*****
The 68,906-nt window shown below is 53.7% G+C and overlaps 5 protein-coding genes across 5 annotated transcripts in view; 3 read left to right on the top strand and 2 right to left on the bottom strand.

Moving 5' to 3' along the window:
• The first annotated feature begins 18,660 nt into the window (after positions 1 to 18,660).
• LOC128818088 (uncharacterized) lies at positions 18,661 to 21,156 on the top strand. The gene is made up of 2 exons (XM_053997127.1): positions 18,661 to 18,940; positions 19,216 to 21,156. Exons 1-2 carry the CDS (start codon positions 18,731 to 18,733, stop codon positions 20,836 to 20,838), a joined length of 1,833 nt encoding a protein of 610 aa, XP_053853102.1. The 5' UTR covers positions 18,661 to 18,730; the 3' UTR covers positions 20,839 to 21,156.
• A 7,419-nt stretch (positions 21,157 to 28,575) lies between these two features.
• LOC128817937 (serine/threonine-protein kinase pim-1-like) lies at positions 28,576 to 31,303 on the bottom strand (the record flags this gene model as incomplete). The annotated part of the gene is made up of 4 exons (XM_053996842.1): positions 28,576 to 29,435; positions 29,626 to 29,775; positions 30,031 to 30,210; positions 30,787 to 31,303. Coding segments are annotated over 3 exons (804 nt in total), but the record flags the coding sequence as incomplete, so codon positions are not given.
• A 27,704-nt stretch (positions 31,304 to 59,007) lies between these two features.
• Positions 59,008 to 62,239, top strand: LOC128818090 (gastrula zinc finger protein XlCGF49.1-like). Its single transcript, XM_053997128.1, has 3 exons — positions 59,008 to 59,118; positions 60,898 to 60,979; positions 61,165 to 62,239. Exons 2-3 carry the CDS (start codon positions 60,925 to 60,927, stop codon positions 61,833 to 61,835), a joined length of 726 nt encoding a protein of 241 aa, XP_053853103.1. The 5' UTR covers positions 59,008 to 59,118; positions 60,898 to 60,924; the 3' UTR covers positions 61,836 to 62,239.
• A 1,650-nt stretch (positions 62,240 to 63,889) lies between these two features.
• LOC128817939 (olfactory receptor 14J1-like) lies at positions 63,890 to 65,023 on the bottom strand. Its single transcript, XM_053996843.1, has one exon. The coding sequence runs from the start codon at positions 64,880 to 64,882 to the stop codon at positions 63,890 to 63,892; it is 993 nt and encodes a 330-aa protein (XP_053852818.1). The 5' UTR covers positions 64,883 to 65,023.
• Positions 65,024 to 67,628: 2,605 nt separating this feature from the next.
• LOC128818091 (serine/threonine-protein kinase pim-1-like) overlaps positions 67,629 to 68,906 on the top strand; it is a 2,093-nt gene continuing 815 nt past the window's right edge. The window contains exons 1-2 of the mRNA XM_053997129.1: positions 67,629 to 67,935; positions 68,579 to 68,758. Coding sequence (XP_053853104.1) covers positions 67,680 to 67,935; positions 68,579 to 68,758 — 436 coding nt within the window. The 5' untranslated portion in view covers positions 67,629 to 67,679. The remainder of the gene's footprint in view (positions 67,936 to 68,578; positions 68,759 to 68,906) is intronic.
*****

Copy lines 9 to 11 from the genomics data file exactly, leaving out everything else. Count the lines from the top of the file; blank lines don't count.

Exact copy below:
• A 1,650-nt stretch (positions 62,240 to 63,889) lies between these two features.
• LOC128817939 (olfactory receptor 14J1-like) lies at positions 63,890 to 65,023 on the bottom strand. Its single transcript, XM_053996843.1, has one exon. The coding sequence runs from the start codon at positions 64,880 to 64,882 to the stop codon at positions 63,890 to 63,892; it is 993 nt and encodes a 330-aa protein (XP_053852818.1). The 5' UTR covers positions 64,883 to 65,023.
• Positions 65,024 to 67,628: 2,605 nt separating this feature from the next.